What if Only Women Voted in the 2020 Election?

The question came up in my mind, and I see many other people have been tossing this question around in conversations online: What if only women voted in the 2020 election? Would it have been a much easier win for the Biden-Harris presidency?

2020 Election Results for Women Voters

2020 election
This image from the Washington Post helps illustrate the point: if only women voted in the 2020 election, it would have been a much easier win for Biden. The key states of Texas, Florida, Arizona, and Pennsylvania would have all been sure wins, as well as many other states. (Image credit: Washington Post)

The above graphic says it all. In the 14 states listed above and in many others, Biden would have won handily.

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With Biden-Harris Leading, What Now for Funding Women and Girls?

I don’t know about you, but to me it feels like a great weight has been lifted off of us as a nation, and as a world even. Many, many people in the world are rejoicing at the news of the upcoming Biden-Harris presidency, and all the possibility this new leadership holds. For those of us focused on funding women and girls, this change in leadership will likely be extremely valuable to our work, and could be instrumental in getting us closer to equality much faster.

Across the U.S., people of all ages are celebrating the new Vice President Kamala Harris’s leadership breakthrough for women and girls of color. (Image: Design Bundles)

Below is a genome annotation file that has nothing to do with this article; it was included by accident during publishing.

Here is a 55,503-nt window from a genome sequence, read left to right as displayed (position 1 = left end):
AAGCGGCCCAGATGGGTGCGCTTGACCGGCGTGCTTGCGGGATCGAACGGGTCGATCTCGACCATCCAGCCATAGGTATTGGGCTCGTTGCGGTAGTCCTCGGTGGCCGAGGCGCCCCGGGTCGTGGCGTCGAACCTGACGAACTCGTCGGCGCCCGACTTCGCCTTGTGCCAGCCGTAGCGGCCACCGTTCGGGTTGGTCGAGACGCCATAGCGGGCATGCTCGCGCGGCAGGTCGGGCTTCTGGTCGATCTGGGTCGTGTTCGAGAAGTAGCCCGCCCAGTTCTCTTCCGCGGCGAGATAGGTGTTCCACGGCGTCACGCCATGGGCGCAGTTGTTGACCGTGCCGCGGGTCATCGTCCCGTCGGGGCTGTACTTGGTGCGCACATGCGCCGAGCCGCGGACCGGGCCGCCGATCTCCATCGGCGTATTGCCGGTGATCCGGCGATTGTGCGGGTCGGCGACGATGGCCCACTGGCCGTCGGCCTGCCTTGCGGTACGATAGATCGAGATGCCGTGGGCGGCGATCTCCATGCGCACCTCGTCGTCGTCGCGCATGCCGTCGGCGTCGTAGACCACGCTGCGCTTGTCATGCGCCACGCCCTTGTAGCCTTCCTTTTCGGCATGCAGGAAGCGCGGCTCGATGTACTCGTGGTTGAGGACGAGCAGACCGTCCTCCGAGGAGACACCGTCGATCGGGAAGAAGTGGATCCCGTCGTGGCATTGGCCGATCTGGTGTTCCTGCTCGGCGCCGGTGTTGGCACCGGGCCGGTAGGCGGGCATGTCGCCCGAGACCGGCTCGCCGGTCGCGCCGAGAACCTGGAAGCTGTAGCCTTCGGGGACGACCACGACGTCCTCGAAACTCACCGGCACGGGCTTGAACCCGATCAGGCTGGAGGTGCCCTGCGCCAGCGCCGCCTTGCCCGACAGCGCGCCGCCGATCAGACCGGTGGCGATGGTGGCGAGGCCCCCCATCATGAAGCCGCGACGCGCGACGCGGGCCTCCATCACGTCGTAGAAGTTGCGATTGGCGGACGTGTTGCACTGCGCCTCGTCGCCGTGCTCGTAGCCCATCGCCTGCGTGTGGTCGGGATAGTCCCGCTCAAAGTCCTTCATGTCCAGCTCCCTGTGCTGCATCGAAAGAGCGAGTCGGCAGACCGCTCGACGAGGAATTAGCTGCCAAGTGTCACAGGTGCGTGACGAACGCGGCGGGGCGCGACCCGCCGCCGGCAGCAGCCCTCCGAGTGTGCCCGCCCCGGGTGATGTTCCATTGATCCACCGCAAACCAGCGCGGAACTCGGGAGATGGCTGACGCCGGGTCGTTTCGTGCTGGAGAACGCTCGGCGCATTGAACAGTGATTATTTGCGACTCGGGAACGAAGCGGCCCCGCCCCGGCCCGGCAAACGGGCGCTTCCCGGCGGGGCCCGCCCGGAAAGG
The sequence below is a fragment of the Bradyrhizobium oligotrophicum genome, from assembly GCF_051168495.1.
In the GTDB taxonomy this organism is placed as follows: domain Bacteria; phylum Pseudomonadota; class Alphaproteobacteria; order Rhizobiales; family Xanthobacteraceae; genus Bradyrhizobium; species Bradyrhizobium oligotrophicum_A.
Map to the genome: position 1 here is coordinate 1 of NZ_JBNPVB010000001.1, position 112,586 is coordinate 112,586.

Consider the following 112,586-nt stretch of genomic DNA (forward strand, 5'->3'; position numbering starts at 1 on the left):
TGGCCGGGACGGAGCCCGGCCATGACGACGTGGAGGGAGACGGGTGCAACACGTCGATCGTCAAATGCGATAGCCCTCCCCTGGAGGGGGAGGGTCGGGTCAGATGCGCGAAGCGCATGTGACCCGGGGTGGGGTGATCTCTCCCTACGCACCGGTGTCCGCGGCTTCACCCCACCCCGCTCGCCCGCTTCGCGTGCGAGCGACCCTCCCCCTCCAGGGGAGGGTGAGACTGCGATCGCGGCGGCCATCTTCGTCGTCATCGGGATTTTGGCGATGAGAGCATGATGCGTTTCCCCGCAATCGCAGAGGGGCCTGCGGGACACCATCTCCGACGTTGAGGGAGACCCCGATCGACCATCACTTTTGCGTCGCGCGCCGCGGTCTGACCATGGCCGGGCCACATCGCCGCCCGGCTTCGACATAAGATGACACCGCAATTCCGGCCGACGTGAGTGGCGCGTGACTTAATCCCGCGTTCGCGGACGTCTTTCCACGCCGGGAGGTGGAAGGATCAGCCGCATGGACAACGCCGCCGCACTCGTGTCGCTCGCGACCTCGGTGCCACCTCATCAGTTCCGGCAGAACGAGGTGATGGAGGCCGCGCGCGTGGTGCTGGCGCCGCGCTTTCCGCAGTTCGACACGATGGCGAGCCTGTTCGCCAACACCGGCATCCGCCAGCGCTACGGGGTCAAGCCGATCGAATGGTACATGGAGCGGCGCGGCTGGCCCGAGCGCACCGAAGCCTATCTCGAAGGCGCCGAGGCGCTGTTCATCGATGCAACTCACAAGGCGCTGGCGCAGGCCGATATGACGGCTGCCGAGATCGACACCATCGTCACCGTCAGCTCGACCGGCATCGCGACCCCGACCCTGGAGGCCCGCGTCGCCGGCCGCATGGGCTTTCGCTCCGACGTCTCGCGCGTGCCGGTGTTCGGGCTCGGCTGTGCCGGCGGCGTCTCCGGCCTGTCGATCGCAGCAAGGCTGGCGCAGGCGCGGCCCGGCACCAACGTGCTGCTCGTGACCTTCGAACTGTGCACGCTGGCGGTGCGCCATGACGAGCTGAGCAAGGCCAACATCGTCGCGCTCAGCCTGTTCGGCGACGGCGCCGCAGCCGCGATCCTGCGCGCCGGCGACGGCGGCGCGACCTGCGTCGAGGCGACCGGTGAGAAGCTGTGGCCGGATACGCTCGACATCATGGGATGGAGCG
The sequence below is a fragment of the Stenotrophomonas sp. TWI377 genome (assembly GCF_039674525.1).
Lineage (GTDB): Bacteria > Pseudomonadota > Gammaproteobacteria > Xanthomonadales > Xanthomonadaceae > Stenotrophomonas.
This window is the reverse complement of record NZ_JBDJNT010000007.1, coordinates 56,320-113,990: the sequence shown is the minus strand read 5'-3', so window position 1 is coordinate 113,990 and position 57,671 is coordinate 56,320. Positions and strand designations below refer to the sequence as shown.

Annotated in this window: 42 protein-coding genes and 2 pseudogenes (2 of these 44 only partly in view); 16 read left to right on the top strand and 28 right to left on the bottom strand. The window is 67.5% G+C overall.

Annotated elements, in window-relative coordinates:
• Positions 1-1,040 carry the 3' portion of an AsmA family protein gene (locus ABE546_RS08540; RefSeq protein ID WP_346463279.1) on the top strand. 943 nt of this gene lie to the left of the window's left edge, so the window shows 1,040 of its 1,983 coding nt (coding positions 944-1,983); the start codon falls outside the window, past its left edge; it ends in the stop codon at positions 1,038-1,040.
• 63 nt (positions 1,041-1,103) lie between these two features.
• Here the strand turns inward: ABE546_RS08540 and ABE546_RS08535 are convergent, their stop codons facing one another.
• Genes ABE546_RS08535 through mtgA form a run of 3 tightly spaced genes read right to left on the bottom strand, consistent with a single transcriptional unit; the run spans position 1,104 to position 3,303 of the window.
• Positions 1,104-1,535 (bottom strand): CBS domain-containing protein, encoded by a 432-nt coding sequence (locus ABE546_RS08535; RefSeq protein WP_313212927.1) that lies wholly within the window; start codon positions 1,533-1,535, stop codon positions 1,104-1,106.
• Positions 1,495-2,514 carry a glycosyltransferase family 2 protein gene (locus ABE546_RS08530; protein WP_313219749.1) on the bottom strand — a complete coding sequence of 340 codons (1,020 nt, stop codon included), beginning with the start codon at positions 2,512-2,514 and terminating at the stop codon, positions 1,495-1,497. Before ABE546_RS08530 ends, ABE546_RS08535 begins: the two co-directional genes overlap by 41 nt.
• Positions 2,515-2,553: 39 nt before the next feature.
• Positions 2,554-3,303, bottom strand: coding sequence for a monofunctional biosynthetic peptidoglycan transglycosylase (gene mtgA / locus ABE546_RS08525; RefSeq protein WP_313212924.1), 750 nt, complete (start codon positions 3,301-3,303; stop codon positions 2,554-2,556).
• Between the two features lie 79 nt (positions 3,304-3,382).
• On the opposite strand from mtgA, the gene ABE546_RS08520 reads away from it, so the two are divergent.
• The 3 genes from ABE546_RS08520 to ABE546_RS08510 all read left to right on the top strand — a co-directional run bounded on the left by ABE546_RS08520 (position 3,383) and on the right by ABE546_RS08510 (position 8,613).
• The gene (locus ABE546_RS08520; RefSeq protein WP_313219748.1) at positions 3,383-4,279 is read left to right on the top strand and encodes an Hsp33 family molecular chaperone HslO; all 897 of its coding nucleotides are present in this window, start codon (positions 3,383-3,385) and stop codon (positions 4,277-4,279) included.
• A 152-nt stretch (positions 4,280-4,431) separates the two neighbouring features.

What can women donors do to make sure that gender equality movements are optimized for acceleration at this moment in history? Here are three basic strategies:

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Women’s Fund of Rhode Island Wins Diversity, Inclusion Honors

PROVIDENCE, RI — November 9, 2020— Women’s Fund of Rhode Island (WFRI) is honored to be awarded PBN’s 2020 Diversity & Inclusion honoree in the category of Nonprofit. This award recognizes companies and leaders who have made significant strides implementing diversity and inclusion within their organization or which influence others in the community to do the same.

women's fund of rhode island
Women’s Fund of Rhode Island will be honored by the Providence Business News at its upcoming Summit and Awards event. (Image Credit: PBN)

Women’s Fund of Rhode Island, a leader in the movement to improve policies that impact women and girls in Rhode Island, is committed to women’s equity. WFRI believes it is a must to push for broader change through legislation and policy that tackle the systems of oppression that cause/contribute to racial, economic, leadership and health inequities. The organization produces original research on the status of women and girls and uses that information as the basis for their advocacy efforts.

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Biden Likely to Win, Thanks to Women and Women of Color

UltraViolet: Biden on Track to Win, Thanks to Women and Women of Color – Now We Need to Count the Votes

(Image Credit: Joe Biden on Twitter)

WASHINGTON, DC -— As we await the results of the 2020 presidential election, Shaunna Thomas, executive director of UltraViolet, a leading national women’s advocacy organization, issued the following statement: